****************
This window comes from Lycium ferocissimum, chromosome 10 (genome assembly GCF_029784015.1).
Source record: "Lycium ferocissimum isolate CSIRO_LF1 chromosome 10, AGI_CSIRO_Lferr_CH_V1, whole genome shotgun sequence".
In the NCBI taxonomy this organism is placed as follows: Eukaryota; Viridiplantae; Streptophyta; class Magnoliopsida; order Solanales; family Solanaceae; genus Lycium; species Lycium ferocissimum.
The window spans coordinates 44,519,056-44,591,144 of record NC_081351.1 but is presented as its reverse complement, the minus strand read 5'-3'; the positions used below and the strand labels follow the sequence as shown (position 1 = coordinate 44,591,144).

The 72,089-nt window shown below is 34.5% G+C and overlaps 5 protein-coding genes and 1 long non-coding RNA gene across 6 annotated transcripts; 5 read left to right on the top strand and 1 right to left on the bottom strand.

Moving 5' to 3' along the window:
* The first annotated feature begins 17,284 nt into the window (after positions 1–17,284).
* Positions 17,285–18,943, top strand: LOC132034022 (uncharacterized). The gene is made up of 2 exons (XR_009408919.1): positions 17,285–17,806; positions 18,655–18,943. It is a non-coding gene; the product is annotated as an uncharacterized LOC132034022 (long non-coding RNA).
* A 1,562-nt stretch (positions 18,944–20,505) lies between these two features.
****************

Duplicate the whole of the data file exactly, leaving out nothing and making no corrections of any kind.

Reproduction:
This window comes from Lycium ferocissimum, chromosome 10 (genome assembly GCF_029784015.1).
Source record: "Lycium ferocissimum isolate CSIRO_LF1 chromosome 10, AGI_CSIRO_Lferr_CH_V1, whole genome shotgun sequence".
In the NCBI taxonomy this organism is placed as follows: Eukaryota; Viridiplantae; Streptophyta; class Magnoliopsida; order Solanales; family Solanaceae; genus Lycium; species Lycium ferocissimum.
The window spans coordinates 44,519,056-44,591,144 of record NC_081351.1 but is presented as its reverse complement, the minus strand read 5'-3'; the positions used below and the strand labels follow the sequence as shown (position 1 = coordinate 44,591,144).

The 72,089-nt window shown below is 34.5% G+C and overlaps 5 protein-coding genes and 1 long non-coding RNA gene across 6 annotated transcripts; 5 read left to right on the top strand and 1 right to left on the bottom strand.

Moving 5' to 3' along the window:
* The first annotated feature begins 17,284 nt into the window (after positions 1–17,284).
* Positions 17,285–18,943, top strand: LOC132034022 (uncharacterized). The gene is made up of 2 exons (XR_009408919.1): positions 17,285–17,806; positions 18,655–18,943. It is a non-coding gene; the product is annotated as an uncharacterized LOC132034022 (long non-coding RNA).
* A 1,562-nt stretch (positions 18,944–20,505) lies between these two features.